Where Did We Drive It? Our crack Edmunds team logged close to 2,000 miles in our 2018 BMW 540i in December. In addition to our normal commuting, I used the 540i for a Christmas family road trip, plus a blitz up to Northern California to see Star Wars: The Last Jedi with a friend (had I known how the film turned out, I needn't have bothered). We've got great comments this month on everything from the 540i's technology to its trunk space. What Kind of Fuel Economy Did It Get?
Where Did We Drive It? We added a decent chunk of miles to our 2017 Infiniti QX30 this month. Josh Sadlier drove it up to Northern California for a golfing trip, and I took my family to visit relatives for Thanksgiving. The combination, plus our normal commuting, gave us about 2,000 more miles on the odometer. Our QX30 earned favorable comments overall about the way it drives and looks, but its infotainment interface drew plenty of ire this month. What Kind of Fuel Economy Did It Get?
There's a reason the cover of a popular driving video game features a Porsche 911 GT2 RS instead of a minivan. One has 700 horsepower and racing stripes. The other reminds you of changing diapers. But when it finally comes time in your life to put down the game controller and face the reality of family-hauling duty, no vehicle is better suited than a minivan. Here's a look at two of the newest models: the 2018 Chrysler Pacifica and 2018 Honda OdysseyÂ to help you choose. Sliding rear doors.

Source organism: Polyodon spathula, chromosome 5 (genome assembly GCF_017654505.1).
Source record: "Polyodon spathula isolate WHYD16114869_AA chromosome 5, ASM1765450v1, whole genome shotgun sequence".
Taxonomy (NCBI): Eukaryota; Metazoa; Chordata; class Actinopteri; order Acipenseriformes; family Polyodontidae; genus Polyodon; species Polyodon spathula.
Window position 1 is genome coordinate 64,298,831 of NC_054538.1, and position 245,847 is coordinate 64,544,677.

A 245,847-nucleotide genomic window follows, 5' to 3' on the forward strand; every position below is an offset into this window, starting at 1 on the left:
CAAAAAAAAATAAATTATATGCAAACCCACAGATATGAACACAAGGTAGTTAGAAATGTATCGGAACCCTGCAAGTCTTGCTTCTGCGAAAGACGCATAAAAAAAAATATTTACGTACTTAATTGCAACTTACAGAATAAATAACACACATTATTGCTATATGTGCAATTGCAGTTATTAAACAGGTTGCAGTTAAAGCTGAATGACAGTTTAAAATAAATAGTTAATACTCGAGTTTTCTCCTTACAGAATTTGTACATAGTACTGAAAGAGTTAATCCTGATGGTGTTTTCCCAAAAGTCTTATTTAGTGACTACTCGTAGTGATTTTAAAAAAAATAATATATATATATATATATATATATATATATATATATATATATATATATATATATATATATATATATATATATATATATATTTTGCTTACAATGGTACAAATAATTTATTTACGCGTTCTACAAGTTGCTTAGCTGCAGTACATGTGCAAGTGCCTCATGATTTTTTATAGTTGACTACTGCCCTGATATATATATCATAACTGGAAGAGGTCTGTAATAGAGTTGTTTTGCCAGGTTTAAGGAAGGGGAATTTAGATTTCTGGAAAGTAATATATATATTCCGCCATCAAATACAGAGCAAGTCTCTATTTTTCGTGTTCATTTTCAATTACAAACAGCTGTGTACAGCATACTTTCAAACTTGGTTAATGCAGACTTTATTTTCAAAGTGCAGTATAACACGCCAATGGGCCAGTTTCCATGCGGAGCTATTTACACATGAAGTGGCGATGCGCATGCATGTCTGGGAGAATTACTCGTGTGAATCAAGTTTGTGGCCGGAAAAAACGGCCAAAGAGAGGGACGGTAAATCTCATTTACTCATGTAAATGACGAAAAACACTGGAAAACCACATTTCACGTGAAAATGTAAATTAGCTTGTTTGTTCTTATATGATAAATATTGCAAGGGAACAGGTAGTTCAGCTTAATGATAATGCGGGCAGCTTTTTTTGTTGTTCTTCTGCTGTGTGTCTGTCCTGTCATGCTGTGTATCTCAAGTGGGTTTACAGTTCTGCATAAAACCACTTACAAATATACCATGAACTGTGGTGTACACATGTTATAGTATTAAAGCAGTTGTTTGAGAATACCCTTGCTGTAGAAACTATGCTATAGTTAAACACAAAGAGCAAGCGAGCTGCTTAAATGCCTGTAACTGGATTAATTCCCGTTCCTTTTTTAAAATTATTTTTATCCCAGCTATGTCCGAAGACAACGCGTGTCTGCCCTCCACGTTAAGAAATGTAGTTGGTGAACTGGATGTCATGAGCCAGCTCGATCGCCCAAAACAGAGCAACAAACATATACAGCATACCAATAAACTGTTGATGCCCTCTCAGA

Muck Rack makes it simple to find people, tweets, or articles that mention any name, keyword, company, hashtag etc. We've compiled this guide to help you make the most of your search.
Selecting a term
Start searching tweets, articles from media outlets, articles mentioned in tweets, journalists'
names, titles and bios with some suggested searches:
Companies or Topics (e.g. iPhone, Microsoft)
Phrases (e.g. "cloud computing") — use quotes to keep the terms together
Twitter handles (e.g. @username) — returns those who have mentioned or replied to
Names (e.g. "David Pogue")
Hashtags (e.g. #sxsw, #london2012)
Bio details (e.g. vegan, Olympics, father)
Muck Rack's Advanced Search allows for many boolean operators.
Find results that mention multiple specified terms, use AND or
+. For example, ensure each result contains both Elon Musk and Mark Zuckerberg by
searching Musk AND Zuckerberg or Musk + Zuckerberg.
Use the operators OR or , to broaden your search when you'd like either of
multiple terms to appear in results. (This is the default behavior of our search when no operators
are used). For example, results will contain either cake or cookie by searching cake OR cookie or cake,cookie
Use NOT or - to subtract results from your search. For
example, searching Disney will yield results about the Walt Disney Company as well as Walt Disney
World Resort. To exclude mentions of Disney World, search for Disney -World or Disney
When using one of these operators with a phrase, enclose it in quotation marks. For example, you can
find results about smartphones excluding Apple's iPhone 4S by searching smartphone -"iPhone
Exact case matching or punctuation
If you're searching for a brand name or keyword that relies on specific punctuation marks or capitalization, you can
find results that match your exact query by adding matchcase: before the keyword you're searching for, like matchcase:E*TRADE .
Use parentheses to separate multiple
boolean phrases. For example, to find journalists talking about having fun in Disney World or
Disneyland, search for ("disney world" OR disneyland) AND fun.
An asterisk can be used to search for any variation of a root word truncated by the asterisk. For example, searching for admin* will return results for administrator, administration, administer, administered, etc.
A near operator is an AND operator where you can control the distance between the words. You can vary the distance the near operation uses by adding a forward slash and number (between 0-99) such as strawberries NEAR/10 "whipped cream", which means the strawberries must exist within 10 words of "whipped cream".